By using a coated paper same as prepared in the preceding Example but not subjected to supercalendering so that the microcapsules remained unbroken, printing was carried out similarly with the Matsushita's facsimile testing machine. As a result, the walls of the microcapsules containing the inks were not broken under the applied energies and no transfer occured.

Patent Citations
Cited PatentFiling datePublication dateApplicantTitle
US3895173 *Feb 15, 1973Jul 15, 1975Matsushita Electric Ind Co LtdDichromatic thermo-sensitive recording paper
US4311750 *Dec 4, 1979Jan 19, 1982Ricoh Company LimitedThermo-sensitive multi-color recording material and process for preparation thereof
US4328977 *Aug 27, 1980May 11, 1982Nippon Telegraph & Telephone Public Corp.Thermosensitive ink layer
US4363664 *Jan 25, 1980Dec 14, 1982Sterling Drug Inc.Novel compositions and processes
US4444833 *Mar 9, 1982Apr 24, 1984Fuji Xerox Co., Ltd.Heat-transfer recording medium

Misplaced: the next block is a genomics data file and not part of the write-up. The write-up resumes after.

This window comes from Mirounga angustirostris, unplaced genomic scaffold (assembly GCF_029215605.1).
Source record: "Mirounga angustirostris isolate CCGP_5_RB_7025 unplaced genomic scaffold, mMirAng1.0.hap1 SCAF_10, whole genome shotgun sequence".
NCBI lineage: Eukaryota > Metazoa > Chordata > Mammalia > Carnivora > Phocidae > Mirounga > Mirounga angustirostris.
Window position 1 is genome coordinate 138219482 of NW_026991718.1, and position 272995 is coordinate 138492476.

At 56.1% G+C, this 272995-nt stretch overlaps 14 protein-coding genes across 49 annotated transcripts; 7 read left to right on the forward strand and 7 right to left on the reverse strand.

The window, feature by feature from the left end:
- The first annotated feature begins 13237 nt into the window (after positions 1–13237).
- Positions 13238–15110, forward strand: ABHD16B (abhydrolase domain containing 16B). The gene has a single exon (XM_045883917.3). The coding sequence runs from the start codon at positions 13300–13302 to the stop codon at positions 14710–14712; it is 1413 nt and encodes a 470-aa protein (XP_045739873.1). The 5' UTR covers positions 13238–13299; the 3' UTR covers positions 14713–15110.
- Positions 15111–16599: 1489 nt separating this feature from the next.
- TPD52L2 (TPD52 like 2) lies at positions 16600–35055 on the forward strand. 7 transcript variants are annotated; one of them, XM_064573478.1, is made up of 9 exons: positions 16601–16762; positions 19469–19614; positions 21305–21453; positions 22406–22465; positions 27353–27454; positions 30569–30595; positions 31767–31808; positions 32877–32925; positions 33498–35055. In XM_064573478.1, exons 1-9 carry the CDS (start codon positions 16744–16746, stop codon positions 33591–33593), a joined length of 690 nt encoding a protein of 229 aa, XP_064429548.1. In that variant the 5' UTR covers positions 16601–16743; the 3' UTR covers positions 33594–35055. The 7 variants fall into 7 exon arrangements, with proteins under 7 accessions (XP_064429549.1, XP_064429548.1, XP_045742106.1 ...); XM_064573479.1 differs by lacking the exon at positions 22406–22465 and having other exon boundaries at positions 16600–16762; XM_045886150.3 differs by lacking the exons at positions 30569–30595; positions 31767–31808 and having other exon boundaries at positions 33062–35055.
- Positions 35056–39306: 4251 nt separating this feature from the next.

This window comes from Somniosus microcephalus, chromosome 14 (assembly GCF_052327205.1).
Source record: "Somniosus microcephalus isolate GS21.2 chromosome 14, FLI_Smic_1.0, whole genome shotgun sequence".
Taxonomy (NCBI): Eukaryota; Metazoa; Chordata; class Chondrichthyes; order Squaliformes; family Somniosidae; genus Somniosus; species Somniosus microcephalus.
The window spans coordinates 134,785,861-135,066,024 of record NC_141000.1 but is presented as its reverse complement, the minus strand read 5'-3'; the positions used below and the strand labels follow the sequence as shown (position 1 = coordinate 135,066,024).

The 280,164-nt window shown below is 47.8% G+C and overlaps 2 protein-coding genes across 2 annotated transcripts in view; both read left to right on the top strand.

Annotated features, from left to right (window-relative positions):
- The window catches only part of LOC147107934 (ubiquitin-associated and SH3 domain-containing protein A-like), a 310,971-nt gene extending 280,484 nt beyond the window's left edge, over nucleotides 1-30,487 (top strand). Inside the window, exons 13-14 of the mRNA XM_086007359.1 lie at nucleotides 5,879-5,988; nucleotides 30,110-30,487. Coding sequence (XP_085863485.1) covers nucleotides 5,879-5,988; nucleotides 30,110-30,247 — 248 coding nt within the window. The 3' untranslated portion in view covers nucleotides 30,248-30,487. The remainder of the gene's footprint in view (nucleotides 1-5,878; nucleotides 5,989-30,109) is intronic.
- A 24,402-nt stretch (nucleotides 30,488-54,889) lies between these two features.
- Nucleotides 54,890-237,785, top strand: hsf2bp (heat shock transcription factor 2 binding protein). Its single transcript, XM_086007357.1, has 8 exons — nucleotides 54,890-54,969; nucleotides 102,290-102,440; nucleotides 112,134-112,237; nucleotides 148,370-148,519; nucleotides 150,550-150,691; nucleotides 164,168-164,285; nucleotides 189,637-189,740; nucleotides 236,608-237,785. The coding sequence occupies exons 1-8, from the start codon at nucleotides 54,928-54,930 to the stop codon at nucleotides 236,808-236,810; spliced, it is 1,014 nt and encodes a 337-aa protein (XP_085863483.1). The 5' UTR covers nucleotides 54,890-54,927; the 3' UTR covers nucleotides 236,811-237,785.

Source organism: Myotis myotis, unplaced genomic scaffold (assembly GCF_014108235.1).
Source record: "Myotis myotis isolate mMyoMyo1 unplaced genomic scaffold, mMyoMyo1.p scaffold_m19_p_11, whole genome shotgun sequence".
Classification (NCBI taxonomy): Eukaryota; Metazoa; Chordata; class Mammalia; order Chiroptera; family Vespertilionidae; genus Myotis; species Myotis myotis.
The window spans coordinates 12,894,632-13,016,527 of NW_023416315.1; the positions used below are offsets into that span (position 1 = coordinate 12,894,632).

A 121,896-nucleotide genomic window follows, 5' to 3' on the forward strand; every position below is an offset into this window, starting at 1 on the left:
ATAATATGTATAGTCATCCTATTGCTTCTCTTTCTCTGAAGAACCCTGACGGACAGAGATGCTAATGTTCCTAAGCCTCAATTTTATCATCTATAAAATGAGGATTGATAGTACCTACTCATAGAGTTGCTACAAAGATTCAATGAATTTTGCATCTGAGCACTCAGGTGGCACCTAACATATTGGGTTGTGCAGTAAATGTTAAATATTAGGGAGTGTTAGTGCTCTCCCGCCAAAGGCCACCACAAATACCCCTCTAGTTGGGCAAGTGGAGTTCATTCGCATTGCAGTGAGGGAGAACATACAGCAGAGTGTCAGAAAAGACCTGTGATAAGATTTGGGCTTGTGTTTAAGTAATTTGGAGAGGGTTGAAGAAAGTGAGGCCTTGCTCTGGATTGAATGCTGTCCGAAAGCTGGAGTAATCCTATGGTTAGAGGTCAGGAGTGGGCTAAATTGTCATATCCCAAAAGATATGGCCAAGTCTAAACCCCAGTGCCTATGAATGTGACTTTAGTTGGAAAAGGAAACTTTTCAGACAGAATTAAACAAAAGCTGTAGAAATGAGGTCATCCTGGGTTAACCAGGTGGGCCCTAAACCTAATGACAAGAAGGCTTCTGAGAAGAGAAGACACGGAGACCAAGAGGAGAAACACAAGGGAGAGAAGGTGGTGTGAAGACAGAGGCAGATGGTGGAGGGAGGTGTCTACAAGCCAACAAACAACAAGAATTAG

JPS57182488A * Title not available
JPS57182489A * Title not available
JPS57182490A * Title not available
JPS57187296A * Title not available
Referenced by
Citing PatentFiling datePublication dateApplicantTitle
US5198061 *Jan 15, 1991Mar 30, 1993Ricoh Company, Ltd.Three color
US6482471 *Aug 18, 1999Nov 19, 2002Asahi Kogaku Kogyo Kabushiki KaishaImage-forming substrate coated with layer of microcapsules
US7690779 *Jun 20, 2007Apr 6, 2010Fujifilm Dimatix, Inc.High resolution multicolor ink jet printer
Classifications
U.S. Classification428/32.73, 427/153, 428/32.75, 428/317.9, 428/32.83, 428/537.5, 427/365, 427/370, 428/315.5, 427/363
International ClassificationB41M5/34
Cooperative ClassificationB41M5/345
European ClassificationB41M5/34T
Legal Events
DateCodeEventDescription
Sep 14, 1993FPExpired due to failure to pay maintenance fee
Effective date: 19930627
Jun 27, 1993LAPSLapse for failure to pay maintenance fees
Nov 9, 1988FPAYFee payment
Year of fee payment: 4
Jan 24, 1984ASAssignment
Owner name: MITSUBISHI PAPER MILLS, LTD., 4-2, MARUNOUCHI-3-CH
Free format text: ASSIGNMENT OF ASSIGNORS INTEREST.;ASSIGNORS:MATSUSHITA, TOSHIHIKO;MORISHITA, SADAO;MAKISHIMA, HIDEO;REEL/FRAME:004221/0523
Effective date: 19840117